“Our time together is something I look forward to.”

May 27th, 2021

Each week, volunteer Annie helps Joslyn plan her great escape. There isn’t any tunnel digging – it’s more cafes, coffees and museums.

Joslyn is a patient with Mary Potter Hospice, and Annie is her volunteer companion. The pair spend time together once a week doing things that Joslyn finds fulfilling – usually it involves getting out of the residential care facility Jos lives in.

“Sometimes it is a walk around Newtown – other times we go a bit further afield,” Annie says.

Joslyn (left) with her volunteer companion, Annie (right) at Te Papa

“I let Jos decide the programme. We are dependent on a mobility van – whatever we are doing, we make the most of the time we have.”

Annie became involved in the companion programme at Mary Potter Hospice after a friend recommended it. She now gives a few hours, one day a week, to spend time with Jos.

“I really enjoy our conversations, we talk on a wide range of topics. We usually have solved the world’s problems once we have walked around the block.”

Joslyn signed up to have a companion after a Hospice nurse recommended the programme.

“The Mary Potter nurse suggested I may like a companion to walk with me when I go into town in my wheelchair. I agreed because I like company and having someone to join me makes the trip out more interesting.”

Annie and Joslyn were connected and quickly formed a good bond.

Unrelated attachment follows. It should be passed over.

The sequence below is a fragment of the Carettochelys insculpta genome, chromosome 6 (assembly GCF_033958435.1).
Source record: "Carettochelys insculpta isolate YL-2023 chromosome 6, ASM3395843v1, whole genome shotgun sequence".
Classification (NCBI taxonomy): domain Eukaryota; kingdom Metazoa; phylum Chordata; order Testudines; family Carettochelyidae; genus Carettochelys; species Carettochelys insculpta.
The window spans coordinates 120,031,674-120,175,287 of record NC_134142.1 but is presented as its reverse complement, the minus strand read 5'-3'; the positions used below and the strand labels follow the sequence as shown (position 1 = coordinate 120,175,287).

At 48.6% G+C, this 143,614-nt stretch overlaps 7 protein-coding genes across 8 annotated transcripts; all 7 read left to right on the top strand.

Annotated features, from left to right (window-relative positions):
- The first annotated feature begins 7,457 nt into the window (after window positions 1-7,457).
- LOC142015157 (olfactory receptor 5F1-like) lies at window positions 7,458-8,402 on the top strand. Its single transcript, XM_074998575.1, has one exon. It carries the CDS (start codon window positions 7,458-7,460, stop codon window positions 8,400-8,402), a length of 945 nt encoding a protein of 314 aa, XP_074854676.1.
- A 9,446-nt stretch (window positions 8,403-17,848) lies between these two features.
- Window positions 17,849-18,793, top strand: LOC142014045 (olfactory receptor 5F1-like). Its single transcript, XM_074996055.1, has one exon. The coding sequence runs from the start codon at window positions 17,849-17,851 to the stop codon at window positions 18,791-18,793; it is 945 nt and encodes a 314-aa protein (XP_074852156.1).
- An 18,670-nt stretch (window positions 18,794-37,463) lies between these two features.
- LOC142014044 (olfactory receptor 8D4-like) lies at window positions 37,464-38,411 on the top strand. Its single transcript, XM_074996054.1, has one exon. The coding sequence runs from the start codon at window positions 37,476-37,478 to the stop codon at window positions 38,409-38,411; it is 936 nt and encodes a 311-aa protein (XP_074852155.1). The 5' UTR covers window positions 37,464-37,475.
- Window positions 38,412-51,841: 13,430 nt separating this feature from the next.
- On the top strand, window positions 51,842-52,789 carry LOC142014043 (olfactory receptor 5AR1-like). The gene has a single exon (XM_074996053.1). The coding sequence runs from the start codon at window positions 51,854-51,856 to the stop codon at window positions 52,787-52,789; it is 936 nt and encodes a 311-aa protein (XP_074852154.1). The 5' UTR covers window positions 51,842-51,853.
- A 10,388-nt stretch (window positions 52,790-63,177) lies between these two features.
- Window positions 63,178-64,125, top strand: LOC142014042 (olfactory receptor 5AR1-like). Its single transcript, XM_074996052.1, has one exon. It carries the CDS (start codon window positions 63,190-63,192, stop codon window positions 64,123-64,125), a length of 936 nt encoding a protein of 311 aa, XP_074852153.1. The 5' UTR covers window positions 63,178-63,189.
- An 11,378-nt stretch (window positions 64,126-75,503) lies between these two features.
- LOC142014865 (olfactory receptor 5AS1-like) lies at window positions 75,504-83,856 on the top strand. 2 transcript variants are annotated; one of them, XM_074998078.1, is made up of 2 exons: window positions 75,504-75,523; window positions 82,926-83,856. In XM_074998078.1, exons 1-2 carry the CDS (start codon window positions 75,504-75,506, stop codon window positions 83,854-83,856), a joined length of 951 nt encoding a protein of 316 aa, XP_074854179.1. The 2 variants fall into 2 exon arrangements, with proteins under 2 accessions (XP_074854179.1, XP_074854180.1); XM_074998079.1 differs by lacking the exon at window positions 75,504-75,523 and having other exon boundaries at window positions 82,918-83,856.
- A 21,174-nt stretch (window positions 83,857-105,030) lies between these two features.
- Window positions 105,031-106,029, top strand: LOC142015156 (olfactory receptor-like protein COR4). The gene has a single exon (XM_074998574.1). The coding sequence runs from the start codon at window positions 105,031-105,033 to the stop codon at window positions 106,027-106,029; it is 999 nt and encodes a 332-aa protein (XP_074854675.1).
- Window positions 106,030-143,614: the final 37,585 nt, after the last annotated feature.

“Annie is friendly, interesting and fun. She is happy to suggest new places to go. She is also willing to help me while out in the wheelchair,” Joslyn says.

“Our time together is something I look forward to.”

While some patients may be reluctant to engage in the companion programme, Joslyn says it is definitely worthwhile.

“Annie is a regular understanding and reliable companion.

“I would highly recommend accepting a companion as I have found it offers another view of life –  especially when an illness limits your ability to pursue the interests you may have had.”

Annie has done a lot of volunteering, but says working as a companion is particularly rewarding.

“I don’t feel like it is a chore at all. I feel lifted up when I come home.

“If people are looking for somewhere to volunteer it is a great thing – there are no committee meetings, no fundraising – you are just there to make someone’s day a bit better.”

“It is all about two people connecting, it has nothing to do with their illness.”

If you are interested in becoming a Volunteer Companion please email Norma at Norma.Hickland@marypotter.org.nz for more information.